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Japan Government

BUSINESS
February 3, 1998 | JAMES FLANIGAN, TIMES SENIOR ECONOMICS EDITOR
Monday's sharp gains in several Asian markets, on the first day of trading following a five-day break for Lunar New Year, extend a rally that began on Jan. 13 and reflect a growing belief that the region's economic reforms have some credibility. Good news in recent weeks has come from Japan, where the government has pledged $236 billion to bail out the country's banks--including almost $24 billion earmarked for loans to corporations so they may avoid a credit crunch.
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NEWS
August 4, 1993 | SAM JAMESON, TIMES STAFF WRITER
Japan's next government should clearly apologize for World War II and "inform our children what their forefathers did in the past," Tsutomu Hata, who is expected to become the country's deputy prime minister, said Tuesday. Such action is needed, he said, to end constant foreign demands for apologies and continuing suspicion that Japan is bent on seeking military dominance again in Asia.
NEWS
July 28, 1993 | SAM JAMESON, TIMES STAFF WRITER
Two centrist opposition leaders who hold the votes to determine who will run Japan's next government informed the country's perennial leaders, the Liberal Democrats, today that they will side with five opposition parties to form an opposition-led coalition. Barring any unpredictable 11th-hour snags, the development appeared to ensure the end of the Liberal Democrats' 38-year rule of Japan.
NEWS
June 7, 1995 | SAM JAMESON, TIMES STAFF WRITER
To mark the 50th anniversary of the end of World War II, Japan's coalition government patched together a proposed parliamentary resolution Tuesday expressing "deep self-reflection" over this nation's past. The "negotiated apology" omitted the word apology on the insistence of the Liberal Democratic Party, whose antecedents led Japan during the war.
NEWS
July 14, 1998 | VALERIE REITMAN and SONNI EFRON, TIMES STAFF WRITERS
The contest for the top post in the world's No. 2 economy may come to a choice between bland and spicy. Keizo Obuchi, a leading candidate to become Japan's next prime minister, is an insider known as a consummate conciliator. Seiroku Kajiyama, the other favorite, is a far more colorful reformer whose aggressive, outspoken ways have earned him plenty of enemies.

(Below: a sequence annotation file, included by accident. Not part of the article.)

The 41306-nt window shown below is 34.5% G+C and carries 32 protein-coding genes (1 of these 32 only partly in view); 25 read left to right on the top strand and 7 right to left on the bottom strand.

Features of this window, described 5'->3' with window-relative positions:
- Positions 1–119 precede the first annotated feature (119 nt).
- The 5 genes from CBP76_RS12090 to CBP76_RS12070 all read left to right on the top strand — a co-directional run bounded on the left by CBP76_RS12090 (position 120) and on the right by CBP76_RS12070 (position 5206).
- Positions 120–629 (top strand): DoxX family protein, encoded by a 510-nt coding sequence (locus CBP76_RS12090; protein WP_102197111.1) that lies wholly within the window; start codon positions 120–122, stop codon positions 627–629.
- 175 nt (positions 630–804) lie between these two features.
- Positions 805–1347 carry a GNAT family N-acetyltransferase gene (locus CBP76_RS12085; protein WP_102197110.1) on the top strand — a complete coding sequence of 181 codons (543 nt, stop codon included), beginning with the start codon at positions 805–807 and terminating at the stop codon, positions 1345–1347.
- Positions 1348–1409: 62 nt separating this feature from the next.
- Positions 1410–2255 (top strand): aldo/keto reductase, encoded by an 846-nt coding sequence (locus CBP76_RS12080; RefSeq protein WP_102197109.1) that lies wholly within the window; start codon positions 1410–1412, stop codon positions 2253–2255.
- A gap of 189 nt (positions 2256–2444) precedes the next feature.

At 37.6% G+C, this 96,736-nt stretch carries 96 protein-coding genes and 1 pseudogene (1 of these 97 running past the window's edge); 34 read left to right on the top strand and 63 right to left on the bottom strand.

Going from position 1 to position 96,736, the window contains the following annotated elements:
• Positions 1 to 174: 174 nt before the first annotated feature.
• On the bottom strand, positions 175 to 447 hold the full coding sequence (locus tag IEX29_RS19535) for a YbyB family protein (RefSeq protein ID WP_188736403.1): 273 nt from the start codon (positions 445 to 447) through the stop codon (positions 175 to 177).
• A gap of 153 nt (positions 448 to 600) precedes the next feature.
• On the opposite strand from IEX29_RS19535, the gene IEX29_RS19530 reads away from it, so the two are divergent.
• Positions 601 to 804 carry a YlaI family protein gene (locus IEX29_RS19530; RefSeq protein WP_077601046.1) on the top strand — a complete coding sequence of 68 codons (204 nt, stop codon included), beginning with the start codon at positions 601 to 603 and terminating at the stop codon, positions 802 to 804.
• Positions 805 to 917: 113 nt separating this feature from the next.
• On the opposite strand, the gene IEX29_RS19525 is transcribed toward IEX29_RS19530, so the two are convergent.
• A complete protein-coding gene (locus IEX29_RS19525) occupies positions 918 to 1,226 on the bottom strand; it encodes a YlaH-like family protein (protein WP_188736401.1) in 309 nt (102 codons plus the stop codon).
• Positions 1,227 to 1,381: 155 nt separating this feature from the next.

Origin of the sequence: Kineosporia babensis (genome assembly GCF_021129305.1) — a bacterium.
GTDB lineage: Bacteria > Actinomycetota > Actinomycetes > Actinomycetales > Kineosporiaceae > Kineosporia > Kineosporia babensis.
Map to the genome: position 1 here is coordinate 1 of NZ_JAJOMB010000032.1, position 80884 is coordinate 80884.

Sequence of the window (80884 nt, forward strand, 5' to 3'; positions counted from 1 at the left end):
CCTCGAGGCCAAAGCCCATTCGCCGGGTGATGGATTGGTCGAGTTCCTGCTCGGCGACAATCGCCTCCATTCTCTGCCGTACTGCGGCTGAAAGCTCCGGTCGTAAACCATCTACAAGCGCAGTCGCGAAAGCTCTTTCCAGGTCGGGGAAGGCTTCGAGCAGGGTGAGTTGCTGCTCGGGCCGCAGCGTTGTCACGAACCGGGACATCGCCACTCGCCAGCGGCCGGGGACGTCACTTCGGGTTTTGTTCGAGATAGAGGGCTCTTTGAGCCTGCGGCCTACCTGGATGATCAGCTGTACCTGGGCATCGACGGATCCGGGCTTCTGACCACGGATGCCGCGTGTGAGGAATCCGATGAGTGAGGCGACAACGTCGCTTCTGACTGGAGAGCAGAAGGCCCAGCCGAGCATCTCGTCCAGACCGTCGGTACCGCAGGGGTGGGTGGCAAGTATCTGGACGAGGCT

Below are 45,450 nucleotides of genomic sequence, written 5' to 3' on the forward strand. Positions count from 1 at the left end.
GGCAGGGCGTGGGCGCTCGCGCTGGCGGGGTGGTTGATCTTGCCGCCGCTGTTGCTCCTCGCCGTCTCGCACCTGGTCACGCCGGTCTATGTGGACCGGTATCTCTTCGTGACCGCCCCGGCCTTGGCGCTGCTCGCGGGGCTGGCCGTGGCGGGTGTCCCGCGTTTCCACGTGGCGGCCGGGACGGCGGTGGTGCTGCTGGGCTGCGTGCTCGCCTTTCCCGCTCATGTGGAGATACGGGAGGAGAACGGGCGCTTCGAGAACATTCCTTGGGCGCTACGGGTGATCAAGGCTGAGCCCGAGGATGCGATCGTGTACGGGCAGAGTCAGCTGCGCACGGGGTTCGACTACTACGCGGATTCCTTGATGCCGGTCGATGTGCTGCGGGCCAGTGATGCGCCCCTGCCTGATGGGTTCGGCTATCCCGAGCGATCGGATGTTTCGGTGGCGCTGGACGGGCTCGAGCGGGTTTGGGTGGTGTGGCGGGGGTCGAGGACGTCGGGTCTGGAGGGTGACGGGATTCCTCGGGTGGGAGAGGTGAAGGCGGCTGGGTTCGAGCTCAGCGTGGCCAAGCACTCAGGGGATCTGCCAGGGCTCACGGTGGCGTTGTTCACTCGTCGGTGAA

BUSINESS
January 3, 1990 | JAMES RISEN, TIMES STAFF WRITER
In an unusually aggressive display of its power over Japan's auto industry, the Japanese government is pressuring the nation's auto companies to refrain from expanding their manufacturing operations in Japan for fear of further damaging trade relations with the United States.
BUSINESS
December 23, 1998 | MARK MAGNIER, TIMES STAFF WRITER
The strains caused by Japan's enormous government spending spree sent interest rates sharply higher and stocks reeling Tuesday, further undermining prospects for a turnaround in the world's second-largest economy. Japan's bellwether 10-year government bond saw its biggest one-day price decline ever, sending its annualized yield to 1.94% from 1.5% Monday, after the Ministry of Finance's trust fund said it would quit buying bonds--leaving few takers in sight.
BUSINESS
June 30, 1994 | DAVID HOLLEY, TIMES STAFF WRITER
Socialist party leader Tomiichi Murayama's election Wednesday as Japanese prime minister places new strains on U.S.-Japan trade relations and may derail Tokyo's efforts to carry out economic reforms.
BUSINESS
January 31, 1999 | DONALD W. NAUSS and MARK MAGNIER, TIMES STAFF WRITERS
Thirteen years ago, David Halberstam's "The Reckoning" explored the changing industrial fortunes of Japan and the United States through the rise of Nissan Motor Co. and the decline of Ford Motor Co. The book portrayed Nissan as a determined, customer-driven company that made U.S. inroads with high-quality, sporty cars. In contrast, Ford was depicted as a faltering, risk-averse concern run by accountants absorbed with profit and stock value rather than emotion-stirring vehicles.
NEWS
July 19, 1993 | SAM JAMESON, TIMES STAFF WRITER
For the first time in its 38-year history, the ruling Liberal Democratic Party failed to win a majority in the powerful lower house of Parliament in an election that creates a new political framework for Japan. The outcome in Sunday's election, however, was better than the ruling party feared a month ago when 48 of its representatives walked out to form alternative conservative parties. As for the leftist opposition, the results were far worse than it had hoped.
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